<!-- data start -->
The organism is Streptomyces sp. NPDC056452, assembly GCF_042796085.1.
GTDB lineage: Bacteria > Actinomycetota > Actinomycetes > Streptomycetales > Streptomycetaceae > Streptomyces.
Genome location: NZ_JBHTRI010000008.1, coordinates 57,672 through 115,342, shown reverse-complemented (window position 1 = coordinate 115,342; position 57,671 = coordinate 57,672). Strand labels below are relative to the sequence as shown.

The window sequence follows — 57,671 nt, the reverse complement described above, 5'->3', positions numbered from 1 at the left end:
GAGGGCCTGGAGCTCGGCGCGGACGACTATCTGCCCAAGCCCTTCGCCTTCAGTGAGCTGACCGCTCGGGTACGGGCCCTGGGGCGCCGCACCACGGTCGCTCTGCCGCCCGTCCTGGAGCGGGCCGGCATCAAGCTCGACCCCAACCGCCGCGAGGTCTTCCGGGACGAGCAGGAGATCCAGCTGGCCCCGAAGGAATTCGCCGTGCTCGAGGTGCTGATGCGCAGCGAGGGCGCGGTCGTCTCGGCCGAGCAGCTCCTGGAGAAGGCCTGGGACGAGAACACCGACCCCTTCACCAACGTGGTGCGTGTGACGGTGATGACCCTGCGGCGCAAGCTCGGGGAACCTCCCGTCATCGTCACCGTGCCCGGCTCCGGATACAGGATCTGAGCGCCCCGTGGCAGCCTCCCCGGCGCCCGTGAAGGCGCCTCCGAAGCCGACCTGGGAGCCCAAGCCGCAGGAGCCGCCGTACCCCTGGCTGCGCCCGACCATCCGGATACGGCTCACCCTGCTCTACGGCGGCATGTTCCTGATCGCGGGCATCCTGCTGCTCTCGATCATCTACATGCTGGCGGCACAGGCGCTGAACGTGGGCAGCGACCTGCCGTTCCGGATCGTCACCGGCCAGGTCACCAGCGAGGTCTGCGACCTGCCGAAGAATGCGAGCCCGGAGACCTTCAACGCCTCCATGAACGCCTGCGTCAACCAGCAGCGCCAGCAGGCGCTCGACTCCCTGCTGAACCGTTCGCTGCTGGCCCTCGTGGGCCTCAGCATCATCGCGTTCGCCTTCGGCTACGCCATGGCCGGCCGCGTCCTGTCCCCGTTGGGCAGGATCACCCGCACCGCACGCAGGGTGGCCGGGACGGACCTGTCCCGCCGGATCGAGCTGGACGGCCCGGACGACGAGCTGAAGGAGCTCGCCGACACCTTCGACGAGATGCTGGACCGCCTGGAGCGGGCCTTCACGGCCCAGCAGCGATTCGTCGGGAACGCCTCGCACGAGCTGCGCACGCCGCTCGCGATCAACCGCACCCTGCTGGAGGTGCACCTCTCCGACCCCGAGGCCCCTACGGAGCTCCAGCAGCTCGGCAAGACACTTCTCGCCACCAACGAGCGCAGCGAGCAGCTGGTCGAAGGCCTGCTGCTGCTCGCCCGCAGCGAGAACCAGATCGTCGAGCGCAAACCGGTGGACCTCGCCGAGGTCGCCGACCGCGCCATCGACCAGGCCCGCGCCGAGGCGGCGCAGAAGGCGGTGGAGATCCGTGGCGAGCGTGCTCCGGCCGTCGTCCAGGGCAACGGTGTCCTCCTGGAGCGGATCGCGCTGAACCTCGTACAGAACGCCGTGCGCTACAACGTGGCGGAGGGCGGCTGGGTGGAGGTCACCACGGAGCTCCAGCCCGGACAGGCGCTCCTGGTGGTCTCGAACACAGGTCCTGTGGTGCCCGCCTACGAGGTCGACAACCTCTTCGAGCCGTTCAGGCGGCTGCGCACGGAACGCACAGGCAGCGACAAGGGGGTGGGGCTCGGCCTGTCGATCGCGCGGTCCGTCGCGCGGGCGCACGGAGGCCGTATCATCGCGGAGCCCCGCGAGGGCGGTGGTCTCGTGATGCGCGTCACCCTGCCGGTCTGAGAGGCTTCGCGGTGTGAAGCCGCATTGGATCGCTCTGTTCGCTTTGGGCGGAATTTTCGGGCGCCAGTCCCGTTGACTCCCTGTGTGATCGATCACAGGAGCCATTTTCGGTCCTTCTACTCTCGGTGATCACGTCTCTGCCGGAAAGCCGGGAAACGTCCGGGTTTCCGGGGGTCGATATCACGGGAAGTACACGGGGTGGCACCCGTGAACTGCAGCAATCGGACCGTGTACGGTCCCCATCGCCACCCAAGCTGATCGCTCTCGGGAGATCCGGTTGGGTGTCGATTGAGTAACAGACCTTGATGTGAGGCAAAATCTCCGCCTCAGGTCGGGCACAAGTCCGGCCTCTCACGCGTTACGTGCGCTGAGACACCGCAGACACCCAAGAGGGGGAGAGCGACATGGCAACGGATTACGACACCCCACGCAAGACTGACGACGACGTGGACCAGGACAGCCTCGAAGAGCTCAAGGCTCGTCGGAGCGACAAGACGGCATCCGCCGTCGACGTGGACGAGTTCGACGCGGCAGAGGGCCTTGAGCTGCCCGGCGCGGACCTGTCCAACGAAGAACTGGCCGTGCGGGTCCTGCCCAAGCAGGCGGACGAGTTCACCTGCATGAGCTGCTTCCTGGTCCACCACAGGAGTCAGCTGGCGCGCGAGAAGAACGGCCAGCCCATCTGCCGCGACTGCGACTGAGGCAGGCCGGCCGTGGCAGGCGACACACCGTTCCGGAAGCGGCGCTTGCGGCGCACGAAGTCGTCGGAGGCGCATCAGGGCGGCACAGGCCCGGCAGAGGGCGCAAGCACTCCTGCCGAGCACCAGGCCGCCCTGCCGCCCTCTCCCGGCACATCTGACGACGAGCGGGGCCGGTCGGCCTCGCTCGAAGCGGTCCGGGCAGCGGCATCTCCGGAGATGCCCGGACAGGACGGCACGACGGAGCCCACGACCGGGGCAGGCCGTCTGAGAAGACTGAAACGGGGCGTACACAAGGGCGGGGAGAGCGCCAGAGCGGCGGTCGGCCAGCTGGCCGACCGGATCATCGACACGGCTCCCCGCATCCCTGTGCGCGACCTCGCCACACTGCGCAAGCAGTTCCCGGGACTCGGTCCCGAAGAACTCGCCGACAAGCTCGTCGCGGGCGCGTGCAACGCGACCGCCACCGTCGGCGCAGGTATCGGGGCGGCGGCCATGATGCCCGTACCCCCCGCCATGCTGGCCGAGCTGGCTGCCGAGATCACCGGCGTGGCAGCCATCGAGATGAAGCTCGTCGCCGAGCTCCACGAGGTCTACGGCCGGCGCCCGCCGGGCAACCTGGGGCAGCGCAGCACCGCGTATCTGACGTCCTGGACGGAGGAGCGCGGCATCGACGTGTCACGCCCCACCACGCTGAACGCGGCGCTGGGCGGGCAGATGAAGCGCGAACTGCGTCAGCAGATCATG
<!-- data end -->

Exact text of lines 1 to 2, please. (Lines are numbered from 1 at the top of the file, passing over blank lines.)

The organism is Streptomyces sp. NPDC056452, assembly GCF_042796085.1.
GTDB lineage: Bacteria > Actinomycetota > Actinomycetes > Streptomycetales > Streptomycetaceae > Streptomyces.